Read the full story on MailOnline: 

Wednesday marks D-Day +5, or D+5, in the plans marking the Queen’s death. Here is the timeline of events expected to take place over the next 24 hours.


The Imperial State Crown and a wreath of flowers will be placed on top of the Queen’s coffin.

At 2.22pm, a procession will take the late monarch from Buckingham Palace to Westminster Hall where she will lie in state.

The King will follow the coffin on foot, joined by his sons the Prince of Wales and Duke of Sussex, as well as the Duke of York, the Princess Royal and the Earl of Wessex.

Anne’s son Peter Phillips and her husband Vice Admiral Sir Tim Laurence will also walk in the procession, as well as the Duke of Gloucester and the Earl of Snowdon.

The Queen Consort, the Princess of Wales, the Countess of Wessex and the Duchess of Sussex will travel by car.

There will be a gun salute from Hyde Park during the procession, with one round fired every minute.

Viewing areas for the public along the route will open at 11am on the day, with large crowds expected to attend.

The procession is set to arrive at Westminster Hall at 3pm.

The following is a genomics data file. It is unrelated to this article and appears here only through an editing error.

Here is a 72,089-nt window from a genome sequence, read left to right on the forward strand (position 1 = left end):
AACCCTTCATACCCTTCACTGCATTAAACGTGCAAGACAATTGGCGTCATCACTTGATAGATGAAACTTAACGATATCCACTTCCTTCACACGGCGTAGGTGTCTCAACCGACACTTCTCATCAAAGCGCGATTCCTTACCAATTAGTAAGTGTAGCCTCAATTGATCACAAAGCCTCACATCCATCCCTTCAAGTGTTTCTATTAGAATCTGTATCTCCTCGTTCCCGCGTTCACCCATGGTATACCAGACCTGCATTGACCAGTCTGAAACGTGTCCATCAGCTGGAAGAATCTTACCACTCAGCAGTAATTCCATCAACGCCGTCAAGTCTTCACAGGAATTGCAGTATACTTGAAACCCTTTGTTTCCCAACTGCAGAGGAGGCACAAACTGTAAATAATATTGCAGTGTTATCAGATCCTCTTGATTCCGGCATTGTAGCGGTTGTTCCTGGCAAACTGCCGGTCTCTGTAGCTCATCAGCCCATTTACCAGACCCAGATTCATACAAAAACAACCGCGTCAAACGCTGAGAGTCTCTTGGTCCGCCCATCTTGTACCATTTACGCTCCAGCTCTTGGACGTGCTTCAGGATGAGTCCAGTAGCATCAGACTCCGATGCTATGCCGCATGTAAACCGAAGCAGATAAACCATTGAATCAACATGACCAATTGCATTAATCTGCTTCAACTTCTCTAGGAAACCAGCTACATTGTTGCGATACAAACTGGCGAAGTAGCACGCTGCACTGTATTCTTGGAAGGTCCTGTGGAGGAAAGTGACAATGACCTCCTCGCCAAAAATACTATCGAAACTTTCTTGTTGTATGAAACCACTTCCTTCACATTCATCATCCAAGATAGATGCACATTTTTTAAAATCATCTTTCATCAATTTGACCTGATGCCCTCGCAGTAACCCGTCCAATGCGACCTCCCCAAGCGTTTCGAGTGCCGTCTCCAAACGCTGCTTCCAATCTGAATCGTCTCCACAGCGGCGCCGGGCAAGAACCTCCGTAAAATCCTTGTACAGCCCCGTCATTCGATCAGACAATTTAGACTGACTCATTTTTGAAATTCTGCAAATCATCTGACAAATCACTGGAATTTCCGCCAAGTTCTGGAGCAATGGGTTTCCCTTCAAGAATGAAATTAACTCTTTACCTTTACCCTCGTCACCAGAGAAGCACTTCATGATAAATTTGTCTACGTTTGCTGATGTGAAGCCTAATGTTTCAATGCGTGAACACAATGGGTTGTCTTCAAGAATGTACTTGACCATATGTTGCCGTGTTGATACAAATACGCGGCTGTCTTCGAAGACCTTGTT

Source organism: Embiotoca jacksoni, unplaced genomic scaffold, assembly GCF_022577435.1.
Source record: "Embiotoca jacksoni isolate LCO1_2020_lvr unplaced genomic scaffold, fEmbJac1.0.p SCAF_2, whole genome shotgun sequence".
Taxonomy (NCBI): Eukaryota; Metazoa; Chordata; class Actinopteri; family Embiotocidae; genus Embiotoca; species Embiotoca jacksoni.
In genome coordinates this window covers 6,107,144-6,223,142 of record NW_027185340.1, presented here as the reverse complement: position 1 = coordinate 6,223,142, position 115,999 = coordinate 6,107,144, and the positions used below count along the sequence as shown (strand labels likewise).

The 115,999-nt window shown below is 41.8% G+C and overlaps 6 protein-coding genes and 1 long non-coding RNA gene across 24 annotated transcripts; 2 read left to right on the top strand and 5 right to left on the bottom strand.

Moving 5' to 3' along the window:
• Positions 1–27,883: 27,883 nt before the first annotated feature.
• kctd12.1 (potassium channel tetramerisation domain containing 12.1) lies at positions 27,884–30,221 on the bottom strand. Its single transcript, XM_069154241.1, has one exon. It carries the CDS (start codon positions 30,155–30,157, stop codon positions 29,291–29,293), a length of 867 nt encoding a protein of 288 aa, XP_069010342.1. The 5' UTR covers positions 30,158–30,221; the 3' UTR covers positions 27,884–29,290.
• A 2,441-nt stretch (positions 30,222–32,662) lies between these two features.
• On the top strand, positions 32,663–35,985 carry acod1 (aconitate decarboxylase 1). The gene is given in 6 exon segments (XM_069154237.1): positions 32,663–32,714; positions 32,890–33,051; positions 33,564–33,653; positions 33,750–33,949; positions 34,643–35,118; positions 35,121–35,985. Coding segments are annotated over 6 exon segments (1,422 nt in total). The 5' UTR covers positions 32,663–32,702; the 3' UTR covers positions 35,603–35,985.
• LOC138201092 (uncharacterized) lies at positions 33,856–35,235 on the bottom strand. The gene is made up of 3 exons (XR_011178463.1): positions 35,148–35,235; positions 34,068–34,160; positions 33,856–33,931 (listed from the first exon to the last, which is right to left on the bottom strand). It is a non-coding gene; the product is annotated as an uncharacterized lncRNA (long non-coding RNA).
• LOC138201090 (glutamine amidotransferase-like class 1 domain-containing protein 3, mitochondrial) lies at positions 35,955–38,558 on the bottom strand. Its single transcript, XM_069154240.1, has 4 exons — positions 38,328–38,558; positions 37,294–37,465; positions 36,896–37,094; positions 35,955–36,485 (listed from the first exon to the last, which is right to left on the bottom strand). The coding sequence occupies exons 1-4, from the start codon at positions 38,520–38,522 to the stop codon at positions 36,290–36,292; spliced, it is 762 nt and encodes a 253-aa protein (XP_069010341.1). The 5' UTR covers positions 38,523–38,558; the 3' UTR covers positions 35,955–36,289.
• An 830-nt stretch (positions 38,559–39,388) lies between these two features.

A service lasting around 20 minutes will be led by the Archbishop of Canterbury accompanied by the Dean of Westminster.

Lying in state:

The lying in state opens to the public at 5pm and will be accessible 24 hours a day.

Tens of thousands are expected to wait in the queue before walking past the coffin, which will be raised on a catafalque and draped in the Royal Standard, with the Orb and Sceptre placed on top.

It will be guarded at all hours by units from the Sovereign’s Bodyguard, the Household Division or Yeoman Warders of the Tower of London.

Metropolitan Police officers will be joined by volunteers and stewards to manage the queue, while toilets and water fountains are provided at various points along the route.

A wristband system will be used to manage the queue, with those waiting in line given a coloured and numbered wristband.

Lambeth Palace is also expected to arrange a multi-faith pastor service to provide support to those who need it.

Senior royals may also pay their own moving tribute, standing guard at some stage around the coffin – the tradition known as the Vigil of the Princes.

Good morning and welcome to MailOnline’s liveblog on Wednesday, September 14, 2022.

The Queen’s coffin will make a poignant journey to Westminster Hall today as the King, his sons Prince William and Prince Harry, and siblings the Princess Anne, Princess Royal, Prince Andrew, the Duke of York and Prince Edward,the Earl of Wessex walk behind.

The procession will leave Buckingham Palace at 2.22pm, and arrive at the Palace of Westminster at 3pm.

Thousands of members of the public will be watching the moment as the Queen’s oak coffin travels on a gun carriage through London’s streets.

Lying-in-state will begin at 5pm today, as mourners continue to queue along the bank of the River Thames to pay their respects to the late monarch.

Stay with us throughout today for updates.